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Grain center expansion: Dream it, build it!

Slideshow: Take a look behind the scenes of this year-long project.

Tom J. Bechman, Midwest Crops Editor

April 19, 2024

19 Slides

At a Glance

  • Tom Nugent knew what he wanted his new grain center expansion to accomplish for his farm.
  • He also envisioned different pieces he wanted, like a large, deep unloading pit.
  • Making it a reality took nearly a year from signing the contract with the builder to putting grain in the bin.

Tom Nugent and his son Thomas, Elnora, Ind., began putting ideas on paper for a grain center expansion as harvest wound down in 2022. They knew what they needed: more grain storage capacity and a larger unload pit so they could turn trucks around faster during harvest. And they even envisioned features they wanted, based on experience and knowledge about other grain bin setups.

“We contacted a builder in early November and signed the contract in December 2022,” Nugent recalls. “From then on, we spent lots of time talking with their staff and engineers. Sometimes they would say, ‘We have never done that before.’ After we explained it, they would figure out how to accomplish it.”

Work began in earnest in 2023. The Nugents used a tractor and dump trailer to haul roughly 100 loads of soil from a nearby hill to the bin site. “We did that portion of the project ourselves,” Nugent explains. “The area around the existing grain center sloped off, and it took lots of dirt to build it up.”

Year-long project

Construction continued throughout the summer of 2023 and into fall. “It wasn’t ready yet when harvest began, but we utilized the existing grain center while workers finished up,” Nugent says. “Then, we filled the new bin with dry grain after harvest. We’re confident everything will flow smoothly this fall.”

Related:Anatomy of a grain storage expansion project

Meanwhile, the Nugents continue adding finishing touches. “Just cleaning up after a project this size is a massive effort,” Nugent explains. “We’re going to improve water flow away from the site, so we don’t get soil erosion.

“We’re also deciding how to best finish the small room which houses electrical equipment. We may install a door so we can go directly into the bucket-elevator room. Those are finishing touches we can complete.”

Looking back, Nugent marvels at how things came together. “It’s a once-in-a-generation project — it’s not something you do every day,” he says. “While outside crews did most of the work except dirt moving, Thomas and I were involved during the entire process.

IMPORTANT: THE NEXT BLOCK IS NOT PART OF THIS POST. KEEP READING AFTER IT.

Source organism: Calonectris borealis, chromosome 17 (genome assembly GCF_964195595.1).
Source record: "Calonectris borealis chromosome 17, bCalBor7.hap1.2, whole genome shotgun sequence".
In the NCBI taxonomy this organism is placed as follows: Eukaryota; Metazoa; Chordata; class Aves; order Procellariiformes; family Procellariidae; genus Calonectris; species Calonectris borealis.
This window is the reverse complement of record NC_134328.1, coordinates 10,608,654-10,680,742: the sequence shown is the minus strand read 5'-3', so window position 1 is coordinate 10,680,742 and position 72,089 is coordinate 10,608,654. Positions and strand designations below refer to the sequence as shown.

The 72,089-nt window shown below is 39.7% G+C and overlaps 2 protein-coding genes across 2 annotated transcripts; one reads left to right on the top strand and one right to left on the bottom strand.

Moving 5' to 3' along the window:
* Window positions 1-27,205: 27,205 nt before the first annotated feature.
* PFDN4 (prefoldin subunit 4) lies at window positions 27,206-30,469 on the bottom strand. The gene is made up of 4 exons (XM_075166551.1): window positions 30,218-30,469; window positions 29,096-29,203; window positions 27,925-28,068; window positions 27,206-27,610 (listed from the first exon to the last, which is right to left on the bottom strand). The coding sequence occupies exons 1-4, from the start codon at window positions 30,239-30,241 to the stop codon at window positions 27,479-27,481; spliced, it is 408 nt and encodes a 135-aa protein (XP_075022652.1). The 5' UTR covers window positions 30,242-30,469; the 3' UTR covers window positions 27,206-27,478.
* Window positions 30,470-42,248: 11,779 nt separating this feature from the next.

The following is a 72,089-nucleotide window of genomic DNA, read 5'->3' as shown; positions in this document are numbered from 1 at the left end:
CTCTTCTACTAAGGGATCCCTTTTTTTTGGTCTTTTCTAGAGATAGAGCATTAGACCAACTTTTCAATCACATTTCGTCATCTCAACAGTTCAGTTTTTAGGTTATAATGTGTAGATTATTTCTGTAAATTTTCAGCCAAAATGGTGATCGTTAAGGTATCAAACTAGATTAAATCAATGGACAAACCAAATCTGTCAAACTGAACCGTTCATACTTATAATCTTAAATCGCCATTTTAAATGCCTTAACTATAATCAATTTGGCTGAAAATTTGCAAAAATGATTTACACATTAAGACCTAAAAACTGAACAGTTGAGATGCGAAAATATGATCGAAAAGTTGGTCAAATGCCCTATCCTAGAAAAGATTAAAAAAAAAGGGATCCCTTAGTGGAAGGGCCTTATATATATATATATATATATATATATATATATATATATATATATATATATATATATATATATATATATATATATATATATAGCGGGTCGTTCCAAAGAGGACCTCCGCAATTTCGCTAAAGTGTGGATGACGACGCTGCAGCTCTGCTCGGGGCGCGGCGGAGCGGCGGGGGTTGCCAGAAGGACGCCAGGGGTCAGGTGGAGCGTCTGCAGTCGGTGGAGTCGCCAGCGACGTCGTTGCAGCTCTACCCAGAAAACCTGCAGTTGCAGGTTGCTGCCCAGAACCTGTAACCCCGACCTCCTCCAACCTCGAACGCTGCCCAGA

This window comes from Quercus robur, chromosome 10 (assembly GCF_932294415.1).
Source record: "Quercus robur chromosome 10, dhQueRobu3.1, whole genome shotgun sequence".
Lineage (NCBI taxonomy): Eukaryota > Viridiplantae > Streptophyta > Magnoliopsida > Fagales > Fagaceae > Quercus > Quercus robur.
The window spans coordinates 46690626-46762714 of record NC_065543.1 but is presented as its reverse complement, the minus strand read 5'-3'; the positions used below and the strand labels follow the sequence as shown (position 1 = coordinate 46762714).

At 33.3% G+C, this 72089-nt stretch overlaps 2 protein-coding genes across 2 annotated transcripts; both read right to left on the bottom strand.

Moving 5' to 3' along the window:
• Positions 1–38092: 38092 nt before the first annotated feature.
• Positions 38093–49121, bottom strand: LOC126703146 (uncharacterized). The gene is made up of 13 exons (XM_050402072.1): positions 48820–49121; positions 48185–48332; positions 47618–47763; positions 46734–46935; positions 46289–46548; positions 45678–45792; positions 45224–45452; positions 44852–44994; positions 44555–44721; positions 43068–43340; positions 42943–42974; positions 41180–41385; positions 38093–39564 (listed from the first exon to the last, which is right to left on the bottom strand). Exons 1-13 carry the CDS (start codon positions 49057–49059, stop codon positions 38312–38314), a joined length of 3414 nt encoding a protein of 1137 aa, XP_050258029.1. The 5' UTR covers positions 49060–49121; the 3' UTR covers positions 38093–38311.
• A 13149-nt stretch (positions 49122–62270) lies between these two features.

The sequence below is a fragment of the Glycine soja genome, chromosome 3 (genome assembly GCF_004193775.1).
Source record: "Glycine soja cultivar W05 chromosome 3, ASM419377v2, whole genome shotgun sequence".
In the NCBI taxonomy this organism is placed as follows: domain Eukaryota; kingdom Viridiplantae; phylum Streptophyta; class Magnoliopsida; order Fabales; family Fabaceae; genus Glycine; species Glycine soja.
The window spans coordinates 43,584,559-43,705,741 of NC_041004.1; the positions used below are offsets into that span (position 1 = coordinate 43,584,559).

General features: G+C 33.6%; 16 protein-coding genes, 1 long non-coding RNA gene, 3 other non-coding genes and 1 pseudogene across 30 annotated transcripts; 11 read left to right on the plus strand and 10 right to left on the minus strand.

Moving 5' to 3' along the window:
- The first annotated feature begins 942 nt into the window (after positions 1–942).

“I tracked progress by taking tons of pictures. And we were in contact with the foreman constantly. If something came up, we worked it out together. It was a huge investment, and we were only going to do it once. We wanted to make sure it was done right.”

At a glance: Expanding a grain center

Location: Tom Nugent farm, near Elnora, Ind.

Length of project: They signed the contract in December 2022, and the first grain went in the new bin in November 2023. Some finishing touches are still being added.

Bins and leg: A new 60-foot-by-15-ring bin holds 145,000 bushels. An 18-foot-by-16-ring hopper tank for wet corn holds 10,000 bushels. A 121-foot tower supports a bucket elevator that can move 8,000 bushels per hour.

Pit and building: The unload pit is 30 feet long, 10 feet wide and 12 feet deep, equipped with two 16-inch augers. Capacity is 1,300 bushels. An L-shaped building with overhead doors and automatic door openers encloses the pit, with one section housing the lower portion of the bucket elevator.

Unique features: The bucket elevator extends to the bottom of the pit, minimizing the incline required for augers and conveyors. Lights inside the unload pit help reduce shadows from the semi when unloading.

Dirt moved: The Nugents hauled in about 100 loads of soil for the base of the expansion — well in excess of 1,000 tons.

Concrete required: About 384 yards of concrete were poured. A pumper truck was used on five separate occasions. Precast concrete was used in a few key areas. Concrete alone accounted for nearly 13% of the cost of the project.

Electricity: Three-phase power was required. Electrical equipment, wiring and labor accounted for over 9% of the total project cost.

About the Author(s)

Tom J. Bechman

Midwest Crops Editor, Farm Progress

Tom J. Bechman became the Midwest Crops editor at Farm Progress in 2024 after serving as editor of Indiana Prairie Farmer for 23 years. He joined Farm Progress in 1981 as a field editor, first writing stories to help farmers adjust to a difficult harvest after a tough weather year. His goal today is the same — writing stories that help farmers adjust to a changing environment in a profitable manner.

Bechman knows about Indiana agriculture because he grew up on a small dairy farm and worked with young farmers as a vocational agriculture teacher and FFA advisor before joining Farm Progress. He works closely with Purdue University specialists, Indiana Farm Bureau and commodity groups to cover cutting-edge issues affecting farmers. He specializes in writing crop stories with a focus on obtaining the highest and most economical yields possible.

Tom and his wife, Carla, have four children: Allison, Ashley, Daniel and Kayla, plus eight grandchildren. They raise produce for the food pantry and house 4-H animals for the grandkids on their small acreage near Franklin, Ind.

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